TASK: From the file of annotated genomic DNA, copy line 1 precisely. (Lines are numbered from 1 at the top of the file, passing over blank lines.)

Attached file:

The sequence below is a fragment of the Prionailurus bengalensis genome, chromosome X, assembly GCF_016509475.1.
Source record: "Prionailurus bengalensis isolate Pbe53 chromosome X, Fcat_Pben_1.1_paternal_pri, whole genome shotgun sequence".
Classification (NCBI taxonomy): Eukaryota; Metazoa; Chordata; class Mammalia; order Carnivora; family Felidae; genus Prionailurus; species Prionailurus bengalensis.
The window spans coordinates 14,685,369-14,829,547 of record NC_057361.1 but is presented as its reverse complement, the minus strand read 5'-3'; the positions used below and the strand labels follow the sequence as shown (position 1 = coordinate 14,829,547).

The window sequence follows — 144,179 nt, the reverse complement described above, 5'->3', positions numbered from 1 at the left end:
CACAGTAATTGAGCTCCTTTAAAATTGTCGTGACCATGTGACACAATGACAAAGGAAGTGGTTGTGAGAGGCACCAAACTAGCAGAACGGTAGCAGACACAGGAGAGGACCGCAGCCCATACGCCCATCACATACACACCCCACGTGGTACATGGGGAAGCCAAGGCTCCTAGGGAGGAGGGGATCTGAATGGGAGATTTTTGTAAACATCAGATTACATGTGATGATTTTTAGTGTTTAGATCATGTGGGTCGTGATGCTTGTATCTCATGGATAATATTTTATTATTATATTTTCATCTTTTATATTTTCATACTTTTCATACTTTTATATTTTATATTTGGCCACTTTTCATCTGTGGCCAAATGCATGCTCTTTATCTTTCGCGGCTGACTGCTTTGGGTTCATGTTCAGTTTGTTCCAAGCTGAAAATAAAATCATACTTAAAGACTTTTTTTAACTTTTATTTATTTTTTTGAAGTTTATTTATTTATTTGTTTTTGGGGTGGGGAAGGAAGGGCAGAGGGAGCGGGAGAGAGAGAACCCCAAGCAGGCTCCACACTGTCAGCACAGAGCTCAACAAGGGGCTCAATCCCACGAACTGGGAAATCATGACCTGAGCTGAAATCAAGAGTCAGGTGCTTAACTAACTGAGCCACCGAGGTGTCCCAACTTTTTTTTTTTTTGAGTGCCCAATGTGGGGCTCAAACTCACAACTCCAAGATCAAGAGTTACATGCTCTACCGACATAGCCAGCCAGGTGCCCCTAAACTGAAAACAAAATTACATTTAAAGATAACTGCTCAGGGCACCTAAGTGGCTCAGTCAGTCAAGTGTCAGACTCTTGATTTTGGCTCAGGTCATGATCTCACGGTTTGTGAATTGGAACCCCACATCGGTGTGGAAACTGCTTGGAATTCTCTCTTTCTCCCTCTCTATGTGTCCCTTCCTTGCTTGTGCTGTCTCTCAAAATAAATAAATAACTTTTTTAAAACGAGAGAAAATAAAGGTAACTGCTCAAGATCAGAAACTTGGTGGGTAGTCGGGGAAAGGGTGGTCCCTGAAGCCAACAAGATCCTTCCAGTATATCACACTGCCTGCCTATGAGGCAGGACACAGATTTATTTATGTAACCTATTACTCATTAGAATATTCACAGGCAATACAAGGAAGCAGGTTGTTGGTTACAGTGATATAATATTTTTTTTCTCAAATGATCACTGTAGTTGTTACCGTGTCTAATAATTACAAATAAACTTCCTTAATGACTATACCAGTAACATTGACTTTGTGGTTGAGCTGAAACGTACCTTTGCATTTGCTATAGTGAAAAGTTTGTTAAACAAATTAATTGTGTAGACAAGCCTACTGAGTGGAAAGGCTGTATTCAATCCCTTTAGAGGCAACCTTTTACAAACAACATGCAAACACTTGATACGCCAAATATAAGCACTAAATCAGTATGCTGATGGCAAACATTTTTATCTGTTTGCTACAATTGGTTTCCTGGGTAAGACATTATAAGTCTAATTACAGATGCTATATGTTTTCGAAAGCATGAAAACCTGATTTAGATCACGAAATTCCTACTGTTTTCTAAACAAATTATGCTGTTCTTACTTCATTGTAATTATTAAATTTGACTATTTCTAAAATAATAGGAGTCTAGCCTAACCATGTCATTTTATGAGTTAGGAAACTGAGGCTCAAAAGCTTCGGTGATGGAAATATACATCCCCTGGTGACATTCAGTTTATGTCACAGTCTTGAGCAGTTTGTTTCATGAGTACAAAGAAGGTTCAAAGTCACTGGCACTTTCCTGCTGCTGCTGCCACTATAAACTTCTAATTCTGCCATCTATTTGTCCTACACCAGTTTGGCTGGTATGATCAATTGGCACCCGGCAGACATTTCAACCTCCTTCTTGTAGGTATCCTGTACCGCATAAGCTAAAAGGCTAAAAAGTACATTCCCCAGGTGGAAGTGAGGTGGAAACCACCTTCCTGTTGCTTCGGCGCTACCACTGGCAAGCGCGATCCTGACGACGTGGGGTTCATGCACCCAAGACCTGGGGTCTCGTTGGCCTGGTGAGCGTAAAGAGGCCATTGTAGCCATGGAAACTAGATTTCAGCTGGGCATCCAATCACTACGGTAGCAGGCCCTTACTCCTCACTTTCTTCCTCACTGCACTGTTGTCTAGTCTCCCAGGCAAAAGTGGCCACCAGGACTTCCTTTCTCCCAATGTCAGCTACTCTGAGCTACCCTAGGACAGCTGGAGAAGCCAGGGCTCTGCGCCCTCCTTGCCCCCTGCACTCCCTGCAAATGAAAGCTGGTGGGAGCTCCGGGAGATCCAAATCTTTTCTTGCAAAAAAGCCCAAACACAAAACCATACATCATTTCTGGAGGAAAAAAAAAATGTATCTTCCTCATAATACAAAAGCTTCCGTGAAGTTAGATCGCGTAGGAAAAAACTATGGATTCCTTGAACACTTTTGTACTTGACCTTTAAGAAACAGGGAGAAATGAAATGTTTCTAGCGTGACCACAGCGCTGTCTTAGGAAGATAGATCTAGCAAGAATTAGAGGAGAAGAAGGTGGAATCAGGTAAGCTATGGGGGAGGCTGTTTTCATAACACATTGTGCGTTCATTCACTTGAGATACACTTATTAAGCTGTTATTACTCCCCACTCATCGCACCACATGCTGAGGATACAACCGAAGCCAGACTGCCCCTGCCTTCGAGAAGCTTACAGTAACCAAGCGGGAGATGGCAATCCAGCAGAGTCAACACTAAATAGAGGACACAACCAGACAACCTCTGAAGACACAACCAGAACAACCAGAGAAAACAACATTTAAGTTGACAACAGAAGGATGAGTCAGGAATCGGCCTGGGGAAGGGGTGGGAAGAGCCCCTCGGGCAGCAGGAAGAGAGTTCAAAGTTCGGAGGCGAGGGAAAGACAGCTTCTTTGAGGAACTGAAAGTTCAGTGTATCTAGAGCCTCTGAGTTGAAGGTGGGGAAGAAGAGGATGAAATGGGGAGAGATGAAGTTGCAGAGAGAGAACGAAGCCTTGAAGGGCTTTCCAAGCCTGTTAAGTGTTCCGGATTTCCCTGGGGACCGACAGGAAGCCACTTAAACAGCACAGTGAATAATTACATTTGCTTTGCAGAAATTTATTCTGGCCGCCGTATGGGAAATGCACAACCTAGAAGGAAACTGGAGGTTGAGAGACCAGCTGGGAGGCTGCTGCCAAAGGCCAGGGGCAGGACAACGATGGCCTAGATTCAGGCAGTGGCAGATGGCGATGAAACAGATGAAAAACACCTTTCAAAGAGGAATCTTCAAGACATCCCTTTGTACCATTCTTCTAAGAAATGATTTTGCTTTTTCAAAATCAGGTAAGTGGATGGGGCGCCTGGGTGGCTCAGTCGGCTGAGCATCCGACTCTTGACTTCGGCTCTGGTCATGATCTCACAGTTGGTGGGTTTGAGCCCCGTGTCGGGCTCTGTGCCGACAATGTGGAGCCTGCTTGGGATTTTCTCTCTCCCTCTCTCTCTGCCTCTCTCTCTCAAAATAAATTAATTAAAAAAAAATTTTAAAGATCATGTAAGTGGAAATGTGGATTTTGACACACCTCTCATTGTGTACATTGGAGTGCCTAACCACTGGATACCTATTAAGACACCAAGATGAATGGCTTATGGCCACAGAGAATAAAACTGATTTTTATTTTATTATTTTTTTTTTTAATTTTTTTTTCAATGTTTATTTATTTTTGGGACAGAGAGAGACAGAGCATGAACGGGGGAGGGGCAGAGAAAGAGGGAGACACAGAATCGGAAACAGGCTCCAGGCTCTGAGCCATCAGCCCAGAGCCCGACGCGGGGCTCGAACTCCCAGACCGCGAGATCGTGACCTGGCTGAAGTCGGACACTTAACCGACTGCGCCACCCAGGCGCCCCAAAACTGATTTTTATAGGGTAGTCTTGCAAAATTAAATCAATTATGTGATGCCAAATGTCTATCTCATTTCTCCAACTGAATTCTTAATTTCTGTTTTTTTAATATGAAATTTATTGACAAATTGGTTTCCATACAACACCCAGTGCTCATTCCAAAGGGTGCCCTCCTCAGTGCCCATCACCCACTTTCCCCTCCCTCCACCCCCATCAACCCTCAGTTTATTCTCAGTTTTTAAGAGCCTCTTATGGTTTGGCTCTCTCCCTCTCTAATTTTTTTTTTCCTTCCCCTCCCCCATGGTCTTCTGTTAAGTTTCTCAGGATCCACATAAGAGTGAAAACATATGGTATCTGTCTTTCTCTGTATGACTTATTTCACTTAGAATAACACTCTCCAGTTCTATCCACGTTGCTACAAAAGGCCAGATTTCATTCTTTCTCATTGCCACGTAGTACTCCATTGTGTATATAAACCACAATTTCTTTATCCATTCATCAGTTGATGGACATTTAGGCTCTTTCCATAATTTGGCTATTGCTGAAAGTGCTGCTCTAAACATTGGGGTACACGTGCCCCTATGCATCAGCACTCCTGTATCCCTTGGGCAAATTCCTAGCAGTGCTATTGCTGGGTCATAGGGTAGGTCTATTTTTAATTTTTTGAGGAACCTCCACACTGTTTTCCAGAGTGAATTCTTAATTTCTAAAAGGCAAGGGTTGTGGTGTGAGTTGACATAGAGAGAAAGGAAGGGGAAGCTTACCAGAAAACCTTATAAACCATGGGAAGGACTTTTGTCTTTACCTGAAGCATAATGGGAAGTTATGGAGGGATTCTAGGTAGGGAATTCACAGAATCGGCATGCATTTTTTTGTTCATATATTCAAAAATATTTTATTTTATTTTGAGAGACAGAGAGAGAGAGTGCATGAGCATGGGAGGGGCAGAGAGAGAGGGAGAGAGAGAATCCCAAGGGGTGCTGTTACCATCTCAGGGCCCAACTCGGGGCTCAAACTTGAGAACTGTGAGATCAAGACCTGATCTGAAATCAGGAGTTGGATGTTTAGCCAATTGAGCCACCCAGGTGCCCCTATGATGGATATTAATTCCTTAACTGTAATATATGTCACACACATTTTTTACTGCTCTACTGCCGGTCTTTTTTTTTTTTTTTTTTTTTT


The sequence below is a fragment of the Prionailurus bengalensis genome, chromosome X, assembly GCF_016509475.1.